The David-vs.-Goliath business story is not a new one, but revitalization in older suburbs is reawakening it. The Northern Virginia Planning District Commission made it the theme of its 1996 conference, and this fall, the National Trust for Historic Preservation will address the topic at its 50th anniversary conference.
The trust's National Main Street Program, conceived in 1980 to help small-town America keep family-owned businesses and historic landmarks, increasingly is reaching into established suburbs. Kennedy Smith, director of the program, said efforts are underway in the suburbs of Philadelphia, Baltimore, Boston, Detroit and Chicago, and most recently in Silver Spring, to prevent redeveloping areas from becoming home only to chains and "big box" stores.
"There are so many things local government can do to help," Smith said, mentioning tax breaks for preserving commercial diversity and help with financing.
Because parts of downtown Silver Spring are run-down, state and local subsidies are available to small-business owners for redevelopment. The funds allowed Barry Soorenko, a commercial photographer with a handful of workers, to buy and refurbish some 60-year-old buildings that had housed auto repair shops. He now leases space to 11 small businesses, including a furniture designer, an architect and a glass art center.
So far, nothing so distinct is moving into Baileys Crossroads, and that worries Bonnie Bielski and Tom Chapman, both small-business owners who are among the last holdouts in the remaking of the bustling Fairfax County neighborhood.
Their tired strip mall changed hands in February, and the new owner has courted Trader Joe's and a grocery store, among others. Across the street is a new mall, housing Borders, Safeway and Filene's Basement, and driving up the area's cost and appeal.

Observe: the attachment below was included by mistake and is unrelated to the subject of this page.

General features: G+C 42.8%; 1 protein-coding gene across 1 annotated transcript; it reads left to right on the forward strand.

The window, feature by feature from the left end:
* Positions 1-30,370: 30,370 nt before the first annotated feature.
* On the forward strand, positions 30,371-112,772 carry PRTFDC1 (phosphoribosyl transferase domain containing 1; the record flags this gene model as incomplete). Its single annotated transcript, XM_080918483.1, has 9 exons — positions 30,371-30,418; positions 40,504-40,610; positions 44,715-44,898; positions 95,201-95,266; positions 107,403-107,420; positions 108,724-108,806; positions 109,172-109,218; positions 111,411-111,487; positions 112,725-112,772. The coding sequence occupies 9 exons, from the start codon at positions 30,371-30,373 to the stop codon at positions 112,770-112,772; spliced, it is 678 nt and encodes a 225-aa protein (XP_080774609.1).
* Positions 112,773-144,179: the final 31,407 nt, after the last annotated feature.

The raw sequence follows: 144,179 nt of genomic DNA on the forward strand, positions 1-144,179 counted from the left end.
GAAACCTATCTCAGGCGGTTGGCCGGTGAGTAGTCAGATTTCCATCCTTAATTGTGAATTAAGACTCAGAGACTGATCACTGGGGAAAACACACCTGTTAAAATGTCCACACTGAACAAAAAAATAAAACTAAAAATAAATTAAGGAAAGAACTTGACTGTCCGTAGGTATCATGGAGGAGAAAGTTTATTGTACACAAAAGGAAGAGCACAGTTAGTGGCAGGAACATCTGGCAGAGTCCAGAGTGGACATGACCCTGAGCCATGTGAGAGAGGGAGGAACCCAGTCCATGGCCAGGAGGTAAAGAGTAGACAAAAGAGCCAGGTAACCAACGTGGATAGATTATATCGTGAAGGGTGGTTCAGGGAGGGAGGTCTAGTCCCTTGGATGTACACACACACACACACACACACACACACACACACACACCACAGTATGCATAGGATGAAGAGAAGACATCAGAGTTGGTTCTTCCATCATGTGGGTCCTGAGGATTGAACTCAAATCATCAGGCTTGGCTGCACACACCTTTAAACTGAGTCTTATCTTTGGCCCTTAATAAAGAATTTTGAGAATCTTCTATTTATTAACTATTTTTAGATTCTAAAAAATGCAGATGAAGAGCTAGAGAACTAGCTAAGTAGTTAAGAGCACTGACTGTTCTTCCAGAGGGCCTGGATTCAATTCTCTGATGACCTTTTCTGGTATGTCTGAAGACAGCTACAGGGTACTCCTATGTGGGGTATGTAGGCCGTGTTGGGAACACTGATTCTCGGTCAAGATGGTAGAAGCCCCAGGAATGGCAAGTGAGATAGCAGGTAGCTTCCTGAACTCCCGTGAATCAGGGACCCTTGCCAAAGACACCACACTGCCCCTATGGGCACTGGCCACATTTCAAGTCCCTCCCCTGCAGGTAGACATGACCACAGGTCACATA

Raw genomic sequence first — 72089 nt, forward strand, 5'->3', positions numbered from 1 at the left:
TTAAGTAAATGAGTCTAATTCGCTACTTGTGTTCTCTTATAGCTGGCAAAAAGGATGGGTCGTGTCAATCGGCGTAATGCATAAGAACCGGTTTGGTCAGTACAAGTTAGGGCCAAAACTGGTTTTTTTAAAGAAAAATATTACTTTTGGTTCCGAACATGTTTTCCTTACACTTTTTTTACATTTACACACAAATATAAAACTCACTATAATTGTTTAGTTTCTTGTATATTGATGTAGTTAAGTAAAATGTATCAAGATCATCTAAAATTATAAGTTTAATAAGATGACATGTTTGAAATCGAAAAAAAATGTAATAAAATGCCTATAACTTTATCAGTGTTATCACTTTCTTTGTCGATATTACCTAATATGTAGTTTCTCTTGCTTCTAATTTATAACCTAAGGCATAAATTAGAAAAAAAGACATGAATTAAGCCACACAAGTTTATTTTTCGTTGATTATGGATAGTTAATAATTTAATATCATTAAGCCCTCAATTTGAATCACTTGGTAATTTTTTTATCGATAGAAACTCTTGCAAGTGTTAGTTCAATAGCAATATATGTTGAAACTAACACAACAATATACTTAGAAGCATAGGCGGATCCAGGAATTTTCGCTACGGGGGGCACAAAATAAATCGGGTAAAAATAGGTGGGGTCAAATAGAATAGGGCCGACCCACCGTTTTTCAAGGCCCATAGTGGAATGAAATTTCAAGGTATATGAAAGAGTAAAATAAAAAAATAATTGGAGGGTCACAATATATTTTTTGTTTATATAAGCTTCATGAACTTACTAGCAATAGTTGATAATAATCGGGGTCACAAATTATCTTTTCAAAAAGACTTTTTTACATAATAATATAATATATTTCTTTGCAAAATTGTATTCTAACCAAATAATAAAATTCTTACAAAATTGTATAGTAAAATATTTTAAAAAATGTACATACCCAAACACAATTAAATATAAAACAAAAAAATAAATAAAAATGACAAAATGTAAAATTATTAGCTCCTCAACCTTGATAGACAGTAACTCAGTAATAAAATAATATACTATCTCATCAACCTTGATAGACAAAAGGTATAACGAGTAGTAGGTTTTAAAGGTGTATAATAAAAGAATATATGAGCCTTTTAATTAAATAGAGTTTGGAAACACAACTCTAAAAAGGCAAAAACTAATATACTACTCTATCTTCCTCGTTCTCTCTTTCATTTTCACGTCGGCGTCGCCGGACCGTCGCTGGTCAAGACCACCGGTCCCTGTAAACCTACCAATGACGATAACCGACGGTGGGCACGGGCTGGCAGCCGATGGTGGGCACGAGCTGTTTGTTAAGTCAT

Lease negotiations are underway for Bielski's 44-year-old, family-owned art supply company and for Chapman's 38-year-old Electric Razor Shop, famous not only for its obvious market niche but also for appliance sales and repairs.
"With the property values here nowadays, these landlords want to put these demolition clauses in their leases" giving them carte blanche to kick out tenants and tear down the building, Chapman said.
Bielski said the owner, H&R Retail Inc., by phone offered her a lease extension at one point but now won't return calls.
David Ward, vice president of H&R Retail, said the company wants to retain the "older, community-oriented tenants," but also acknowledged the pinch. Baileys Crossroads is a valuable retail area, he said, so his company paid a steep price for the mall.
"The smaller tenants tend to be victims of competition," Ward said. "And when you have an extremely strong regional area like Baileys Crossroads . . . it can be very difficult for the niche mom-and-pop retailers to compete."
Discussions are underway about what, if anything, Fairfax County should do about the phenomenon. After all, the redevelopment of Baileys Crossroads and other ailing areas has been a high priority for county government.
Some of the county's economic development officials say it's not their business to meddle with the market. It's a dilemma, said County Executive Robert J. O'Neill Jr.
What the county doesn't want to do, he said, is "cannibalize existing business areas to create new ones."